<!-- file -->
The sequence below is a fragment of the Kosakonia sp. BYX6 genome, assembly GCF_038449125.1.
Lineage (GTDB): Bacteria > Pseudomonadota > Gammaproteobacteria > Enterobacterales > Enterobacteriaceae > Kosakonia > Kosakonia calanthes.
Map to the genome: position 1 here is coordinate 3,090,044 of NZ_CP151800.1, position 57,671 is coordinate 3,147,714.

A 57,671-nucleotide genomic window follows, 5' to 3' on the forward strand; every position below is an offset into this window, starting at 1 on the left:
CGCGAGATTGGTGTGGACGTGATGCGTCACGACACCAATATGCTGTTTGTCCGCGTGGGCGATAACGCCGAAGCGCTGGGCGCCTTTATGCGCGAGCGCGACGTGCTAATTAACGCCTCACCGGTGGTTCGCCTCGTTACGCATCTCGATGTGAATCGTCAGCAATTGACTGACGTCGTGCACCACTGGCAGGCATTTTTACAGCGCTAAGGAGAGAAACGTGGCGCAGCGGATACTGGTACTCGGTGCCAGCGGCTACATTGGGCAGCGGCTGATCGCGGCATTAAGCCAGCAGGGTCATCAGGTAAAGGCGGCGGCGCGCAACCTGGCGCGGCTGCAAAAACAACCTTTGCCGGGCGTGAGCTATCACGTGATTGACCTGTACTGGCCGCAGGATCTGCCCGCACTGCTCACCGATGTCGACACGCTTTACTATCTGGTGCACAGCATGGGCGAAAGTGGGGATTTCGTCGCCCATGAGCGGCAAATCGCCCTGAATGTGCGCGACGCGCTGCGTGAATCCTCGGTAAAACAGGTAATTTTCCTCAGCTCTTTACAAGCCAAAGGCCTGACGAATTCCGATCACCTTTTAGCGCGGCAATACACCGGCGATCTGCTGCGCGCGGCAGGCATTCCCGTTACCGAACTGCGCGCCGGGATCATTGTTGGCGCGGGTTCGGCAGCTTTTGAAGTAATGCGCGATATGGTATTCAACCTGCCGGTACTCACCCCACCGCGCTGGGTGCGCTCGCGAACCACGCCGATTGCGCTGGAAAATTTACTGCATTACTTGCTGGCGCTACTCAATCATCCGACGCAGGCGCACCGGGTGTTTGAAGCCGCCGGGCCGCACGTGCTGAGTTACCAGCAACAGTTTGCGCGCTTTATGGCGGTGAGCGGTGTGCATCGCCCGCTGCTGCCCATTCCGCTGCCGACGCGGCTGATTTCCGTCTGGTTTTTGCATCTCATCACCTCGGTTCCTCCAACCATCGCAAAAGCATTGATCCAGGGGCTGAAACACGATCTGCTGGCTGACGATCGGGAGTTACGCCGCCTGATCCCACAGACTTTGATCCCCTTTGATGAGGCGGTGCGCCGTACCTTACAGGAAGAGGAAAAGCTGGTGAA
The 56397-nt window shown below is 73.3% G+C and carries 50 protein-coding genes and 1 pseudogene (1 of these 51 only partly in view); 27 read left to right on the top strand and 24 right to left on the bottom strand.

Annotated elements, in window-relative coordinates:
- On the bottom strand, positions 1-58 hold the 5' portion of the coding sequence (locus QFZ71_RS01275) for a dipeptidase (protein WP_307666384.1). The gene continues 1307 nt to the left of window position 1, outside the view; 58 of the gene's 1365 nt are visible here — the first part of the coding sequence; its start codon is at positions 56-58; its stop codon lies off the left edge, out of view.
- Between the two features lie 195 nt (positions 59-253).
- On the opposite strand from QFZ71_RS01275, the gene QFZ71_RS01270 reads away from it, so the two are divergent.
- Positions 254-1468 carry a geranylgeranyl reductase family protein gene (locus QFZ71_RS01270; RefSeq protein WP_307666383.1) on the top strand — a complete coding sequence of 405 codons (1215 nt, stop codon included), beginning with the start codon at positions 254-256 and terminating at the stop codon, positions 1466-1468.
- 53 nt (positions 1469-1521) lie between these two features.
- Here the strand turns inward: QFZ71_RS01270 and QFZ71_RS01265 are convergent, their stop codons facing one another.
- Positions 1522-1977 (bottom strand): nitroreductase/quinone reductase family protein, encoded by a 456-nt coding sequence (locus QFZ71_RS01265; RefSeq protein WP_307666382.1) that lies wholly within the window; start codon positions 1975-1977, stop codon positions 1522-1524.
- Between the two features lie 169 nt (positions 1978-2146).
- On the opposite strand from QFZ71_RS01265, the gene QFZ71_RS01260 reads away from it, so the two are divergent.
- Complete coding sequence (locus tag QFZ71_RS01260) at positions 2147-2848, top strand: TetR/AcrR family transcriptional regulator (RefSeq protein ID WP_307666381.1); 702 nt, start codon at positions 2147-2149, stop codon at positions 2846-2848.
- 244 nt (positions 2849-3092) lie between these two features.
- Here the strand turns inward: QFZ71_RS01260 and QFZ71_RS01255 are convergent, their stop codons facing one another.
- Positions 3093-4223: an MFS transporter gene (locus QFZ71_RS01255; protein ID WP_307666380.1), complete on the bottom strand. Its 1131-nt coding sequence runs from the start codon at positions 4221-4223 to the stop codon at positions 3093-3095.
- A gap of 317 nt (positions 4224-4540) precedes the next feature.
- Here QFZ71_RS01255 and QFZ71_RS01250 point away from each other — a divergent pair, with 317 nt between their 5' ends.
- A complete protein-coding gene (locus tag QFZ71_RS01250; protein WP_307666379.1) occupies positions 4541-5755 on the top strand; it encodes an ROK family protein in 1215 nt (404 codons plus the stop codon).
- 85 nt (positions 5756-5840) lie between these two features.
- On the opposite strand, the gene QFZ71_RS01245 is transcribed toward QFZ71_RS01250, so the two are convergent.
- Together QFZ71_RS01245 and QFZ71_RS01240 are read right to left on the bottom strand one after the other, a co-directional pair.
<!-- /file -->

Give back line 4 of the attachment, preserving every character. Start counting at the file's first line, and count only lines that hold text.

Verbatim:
A 57,671-nucleotide genomic window follows, 5' to 3' on the forward strand; every position below is an offset into this window, starting at 1 on the left: